Is low iron getting you down?

Micronutrients in Mental Health Series I

Over time I will be covering different vitamins and minerals and their role in mental (and physical) health.  In mental health I think that the role of optimal nutrition is often overlooked. This blog series aims to change that and to offer you a glimpse into homeopathic forms of nutrients as well. Newsletters will feature recipes rich in the nutrients discussed in the blog series. The series starts this month with the first of the main nutrient deficiencies that can cause anemia.

Iron deficiency is one of the most common nutrient deficiencies worldwide. Iron deficiency and anemia caused by iron deficiency affects at least 9-20% of adult women and over 2 percent of adult men in the United States1.  Iron deficiency in adults is generally due to poor dietary intake.  Allergy-free diets in which food fortification is absent (gluten-free grains are often not fortified with iron) can contribute to decreased intakes of iron.  Vegan, vegetarian and raw foods diets often result in decreased intake of iron. Poor dietary planning (diets with little variety and high in processed foods) can also contribute to poor iron status.

Menstruating, pregnant and lactating women are particularly at risk of iron deficiency. Women using an Intrauterine Device (IUD) for contraception tend to lose more blood (and thus more iron) in menstruation ( whereas women using the contraceptive pill tend to lose less blood (and thus less iron)). Women following vegetarian or vegan diets should be especially careful as vegetarian sources of iron are often less absorbable and may not be sufficient to maintain iron stores. Individuals who donate blood regularly are also at risk of iron deficiency.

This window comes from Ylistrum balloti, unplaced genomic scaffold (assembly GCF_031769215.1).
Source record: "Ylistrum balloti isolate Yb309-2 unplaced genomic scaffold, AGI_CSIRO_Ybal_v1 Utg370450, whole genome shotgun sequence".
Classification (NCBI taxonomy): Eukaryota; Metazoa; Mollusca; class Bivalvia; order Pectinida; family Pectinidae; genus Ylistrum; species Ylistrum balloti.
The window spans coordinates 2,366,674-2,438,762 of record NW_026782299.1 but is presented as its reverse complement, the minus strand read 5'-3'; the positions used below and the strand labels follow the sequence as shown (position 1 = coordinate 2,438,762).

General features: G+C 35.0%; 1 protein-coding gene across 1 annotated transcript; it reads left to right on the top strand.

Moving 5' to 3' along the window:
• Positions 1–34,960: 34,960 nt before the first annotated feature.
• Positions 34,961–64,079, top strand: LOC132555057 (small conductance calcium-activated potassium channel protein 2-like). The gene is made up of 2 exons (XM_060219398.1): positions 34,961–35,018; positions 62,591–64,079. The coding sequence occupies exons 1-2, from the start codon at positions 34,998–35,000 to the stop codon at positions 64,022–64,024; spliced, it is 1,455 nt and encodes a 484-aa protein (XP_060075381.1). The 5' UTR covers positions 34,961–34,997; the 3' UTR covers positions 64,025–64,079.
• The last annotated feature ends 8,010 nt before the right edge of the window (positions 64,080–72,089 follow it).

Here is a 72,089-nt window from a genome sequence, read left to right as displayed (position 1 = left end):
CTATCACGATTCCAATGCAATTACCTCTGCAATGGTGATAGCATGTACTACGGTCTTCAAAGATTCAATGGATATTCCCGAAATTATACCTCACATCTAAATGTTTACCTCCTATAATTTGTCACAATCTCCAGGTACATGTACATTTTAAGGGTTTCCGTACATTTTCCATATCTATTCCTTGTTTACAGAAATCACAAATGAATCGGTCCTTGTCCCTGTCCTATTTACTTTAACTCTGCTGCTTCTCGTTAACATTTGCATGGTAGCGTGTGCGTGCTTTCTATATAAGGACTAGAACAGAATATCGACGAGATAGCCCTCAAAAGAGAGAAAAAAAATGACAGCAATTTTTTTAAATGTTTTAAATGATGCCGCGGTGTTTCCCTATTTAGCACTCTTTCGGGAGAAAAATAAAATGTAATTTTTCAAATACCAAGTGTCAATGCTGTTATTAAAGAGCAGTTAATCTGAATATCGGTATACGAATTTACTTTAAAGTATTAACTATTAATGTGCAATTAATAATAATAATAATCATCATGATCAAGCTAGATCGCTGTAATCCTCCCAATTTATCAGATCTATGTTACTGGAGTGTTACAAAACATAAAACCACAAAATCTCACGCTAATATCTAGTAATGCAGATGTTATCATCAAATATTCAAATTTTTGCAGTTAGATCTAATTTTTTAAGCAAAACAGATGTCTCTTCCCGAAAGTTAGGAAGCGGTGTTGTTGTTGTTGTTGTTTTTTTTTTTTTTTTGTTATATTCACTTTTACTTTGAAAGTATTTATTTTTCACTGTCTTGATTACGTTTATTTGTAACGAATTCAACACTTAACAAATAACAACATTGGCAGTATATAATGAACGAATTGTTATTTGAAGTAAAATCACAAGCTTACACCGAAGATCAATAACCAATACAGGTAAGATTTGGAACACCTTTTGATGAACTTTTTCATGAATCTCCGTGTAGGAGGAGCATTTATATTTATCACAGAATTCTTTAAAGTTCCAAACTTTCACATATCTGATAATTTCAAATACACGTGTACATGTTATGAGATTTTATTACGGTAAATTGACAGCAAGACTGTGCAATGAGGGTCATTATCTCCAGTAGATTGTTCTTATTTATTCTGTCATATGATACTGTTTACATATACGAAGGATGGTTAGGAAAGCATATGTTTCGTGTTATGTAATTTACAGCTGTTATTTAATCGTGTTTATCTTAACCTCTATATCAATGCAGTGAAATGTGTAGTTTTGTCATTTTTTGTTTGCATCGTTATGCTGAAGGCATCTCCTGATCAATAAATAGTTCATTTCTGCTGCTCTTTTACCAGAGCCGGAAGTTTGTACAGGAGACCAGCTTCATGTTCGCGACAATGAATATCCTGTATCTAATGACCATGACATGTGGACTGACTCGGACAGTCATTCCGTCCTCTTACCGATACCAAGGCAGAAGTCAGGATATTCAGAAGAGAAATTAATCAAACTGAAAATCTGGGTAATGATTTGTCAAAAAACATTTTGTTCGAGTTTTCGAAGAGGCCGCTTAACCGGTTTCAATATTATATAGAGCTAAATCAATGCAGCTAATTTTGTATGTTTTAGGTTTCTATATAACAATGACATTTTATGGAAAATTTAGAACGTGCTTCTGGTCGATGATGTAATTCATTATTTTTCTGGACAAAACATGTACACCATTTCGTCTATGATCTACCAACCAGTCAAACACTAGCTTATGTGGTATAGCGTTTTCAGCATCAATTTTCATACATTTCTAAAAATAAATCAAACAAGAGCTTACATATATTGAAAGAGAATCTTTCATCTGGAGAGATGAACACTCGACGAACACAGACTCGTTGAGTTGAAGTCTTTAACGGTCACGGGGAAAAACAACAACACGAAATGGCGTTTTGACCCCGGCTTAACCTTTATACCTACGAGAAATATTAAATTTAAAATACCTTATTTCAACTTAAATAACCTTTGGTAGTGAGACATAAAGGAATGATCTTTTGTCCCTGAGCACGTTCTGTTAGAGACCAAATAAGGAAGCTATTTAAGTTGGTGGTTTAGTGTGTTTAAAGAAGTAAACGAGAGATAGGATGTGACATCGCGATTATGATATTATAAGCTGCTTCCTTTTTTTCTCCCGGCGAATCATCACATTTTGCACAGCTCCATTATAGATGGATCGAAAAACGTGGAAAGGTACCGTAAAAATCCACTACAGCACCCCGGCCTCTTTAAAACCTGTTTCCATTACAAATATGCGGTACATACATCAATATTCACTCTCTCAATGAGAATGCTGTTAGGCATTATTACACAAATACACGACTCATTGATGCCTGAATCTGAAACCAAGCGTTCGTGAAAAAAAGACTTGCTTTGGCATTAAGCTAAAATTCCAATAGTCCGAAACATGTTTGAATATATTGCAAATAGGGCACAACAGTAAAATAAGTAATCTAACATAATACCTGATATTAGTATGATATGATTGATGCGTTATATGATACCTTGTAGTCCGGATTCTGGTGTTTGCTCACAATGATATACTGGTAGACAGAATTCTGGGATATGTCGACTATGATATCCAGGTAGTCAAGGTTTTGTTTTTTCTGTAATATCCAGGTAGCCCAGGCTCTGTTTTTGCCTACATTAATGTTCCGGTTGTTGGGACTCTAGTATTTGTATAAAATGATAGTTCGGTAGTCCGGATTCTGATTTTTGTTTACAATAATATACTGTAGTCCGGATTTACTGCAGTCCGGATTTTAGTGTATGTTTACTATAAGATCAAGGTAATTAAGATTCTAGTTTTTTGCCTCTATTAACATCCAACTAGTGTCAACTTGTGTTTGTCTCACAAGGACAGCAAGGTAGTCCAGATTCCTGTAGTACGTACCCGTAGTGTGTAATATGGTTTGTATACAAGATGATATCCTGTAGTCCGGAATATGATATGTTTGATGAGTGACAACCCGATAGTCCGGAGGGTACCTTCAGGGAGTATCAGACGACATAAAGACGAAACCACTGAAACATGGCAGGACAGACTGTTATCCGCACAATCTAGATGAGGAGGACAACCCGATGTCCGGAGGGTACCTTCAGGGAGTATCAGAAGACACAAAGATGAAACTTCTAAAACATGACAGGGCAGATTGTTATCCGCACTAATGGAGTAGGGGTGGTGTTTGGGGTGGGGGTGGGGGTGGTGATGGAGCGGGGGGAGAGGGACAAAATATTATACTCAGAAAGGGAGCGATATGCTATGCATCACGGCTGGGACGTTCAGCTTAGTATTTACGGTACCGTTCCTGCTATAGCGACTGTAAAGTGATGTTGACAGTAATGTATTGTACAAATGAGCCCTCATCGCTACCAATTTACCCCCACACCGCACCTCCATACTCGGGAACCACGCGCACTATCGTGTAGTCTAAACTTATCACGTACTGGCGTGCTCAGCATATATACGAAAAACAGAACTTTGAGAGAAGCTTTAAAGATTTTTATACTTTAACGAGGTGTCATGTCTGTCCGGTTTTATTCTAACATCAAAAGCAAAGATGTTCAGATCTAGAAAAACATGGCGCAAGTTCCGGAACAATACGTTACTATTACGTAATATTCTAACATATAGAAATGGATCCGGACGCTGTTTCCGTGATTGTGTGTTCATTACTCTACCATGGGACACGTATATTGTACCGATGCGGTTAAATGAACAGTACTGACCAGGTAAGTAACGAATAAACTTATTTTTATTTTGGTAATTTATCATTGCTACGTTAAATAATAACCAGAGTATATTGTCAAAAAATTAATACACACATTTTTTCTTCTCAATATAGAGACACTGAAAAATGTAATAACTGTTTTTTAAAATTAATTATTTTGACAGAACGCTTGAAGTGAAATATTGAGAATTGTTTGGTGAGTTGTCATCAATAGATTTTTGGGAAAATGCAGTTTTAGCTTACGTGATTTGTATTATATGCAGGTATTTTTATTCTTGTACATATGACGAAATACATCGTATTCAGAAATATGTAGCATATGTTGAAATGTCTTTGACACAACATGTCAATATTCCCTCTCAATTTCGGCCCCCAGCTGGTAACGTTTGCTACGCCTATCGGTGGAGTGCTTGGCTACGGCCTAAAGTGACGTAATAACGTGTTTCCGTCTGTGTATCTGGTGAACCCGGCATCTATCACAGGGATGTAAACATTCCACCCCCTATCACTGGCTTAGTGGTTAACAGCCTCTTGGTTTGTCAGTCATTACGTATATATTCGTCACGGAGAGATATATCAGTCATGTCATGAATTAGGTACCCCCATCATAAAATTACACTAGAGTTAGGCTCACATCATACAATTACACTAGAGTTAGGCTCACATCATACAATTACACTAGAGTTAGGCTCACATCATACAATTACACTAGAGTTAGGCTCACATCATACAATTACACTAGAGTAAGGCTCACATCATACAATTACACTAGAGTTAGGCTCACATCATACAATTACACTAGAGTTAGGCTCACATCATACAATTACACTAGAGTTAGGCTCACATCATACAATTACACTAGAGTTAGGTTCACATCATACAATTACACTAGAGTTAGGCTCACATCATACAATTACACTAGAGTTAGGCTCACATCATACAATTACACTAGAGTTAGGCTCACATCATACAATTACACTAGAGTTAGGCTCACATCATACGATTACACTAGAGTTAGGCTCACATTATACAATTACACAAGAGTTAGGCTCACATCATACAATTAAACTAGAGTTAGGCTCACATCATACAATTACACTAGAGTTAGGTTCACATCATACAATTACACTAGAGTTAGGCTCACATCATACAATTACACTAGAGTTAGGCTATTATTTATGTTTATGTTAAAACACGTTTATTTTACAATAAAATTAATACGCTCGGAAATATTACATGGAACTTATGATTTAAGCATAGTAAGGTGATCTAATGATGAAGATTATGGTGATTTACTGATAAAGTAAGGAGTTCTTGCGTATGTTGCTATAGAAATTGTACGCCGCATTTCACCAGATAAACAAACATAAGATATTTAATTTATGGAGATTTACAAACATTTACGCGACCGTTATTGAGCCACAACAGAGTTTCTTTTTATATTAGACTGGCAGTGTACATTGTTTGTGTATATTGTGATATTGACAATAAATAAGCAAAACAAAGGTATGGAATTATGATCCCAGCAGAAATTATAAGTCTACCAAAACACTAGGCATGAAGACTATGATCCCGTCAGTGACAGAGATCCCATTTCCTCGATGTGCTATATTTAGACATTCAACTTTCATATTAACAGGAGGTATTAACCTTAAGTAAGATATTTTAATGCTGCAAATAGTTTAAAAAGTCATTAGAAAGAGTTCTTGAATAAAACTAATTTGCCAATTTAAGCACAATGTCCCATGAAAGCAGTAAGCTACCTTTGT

Iron deficiency is the most common cause of anemia. The term anemia refers to blood that is deficient in hemoglobin (the oxygen-carrying portion of the red blood cells). When there is insufficient hemoglobin in the red blood cells, there is insufficient delivery of oxygen to the body’s tissues, resulting in fatigue, weakness, lack of motivation, difficulty getting out of bed, shortness of breath, palpitations, pale skin and nail beds, restless legs, decreased cold tolerance (due to a secondary deficiency of thyroid hormone), abnormal menstrual bleeding, vague gastrointestinal complaints (changes in appetite, flatulence, belching, nausea and constipation or diarrhea), impaired immune system function and decreased productivity and work capacity.

Iron is a critical part of the hemoglobin molecule and is also an integral part of enzymes involved in energy production and metabolism– which means that even low iron stores can result in symptoms – long before frank anemia would be diagnosed. I see this often in patients complaining of low energy, a lack of motivation and symptoms of dysthymia or depression.

If you suspect that you may have low iron stores or anemia, laboratory tests and supplementation (under the guidance of a medical provider) is indicated. Iron supplementation is not safe for individuals with iron storage disorders such as hemosiderosis (a relatively common and often silent disorder) and is not safe in excess (where it will act as a pro-oxidant).  The best indicator of iron stores is serum ferritin. {Hemoglobin and Hematocrit levels will often be in the normal laboratory ranges even when iron stores have become significantly depleted.}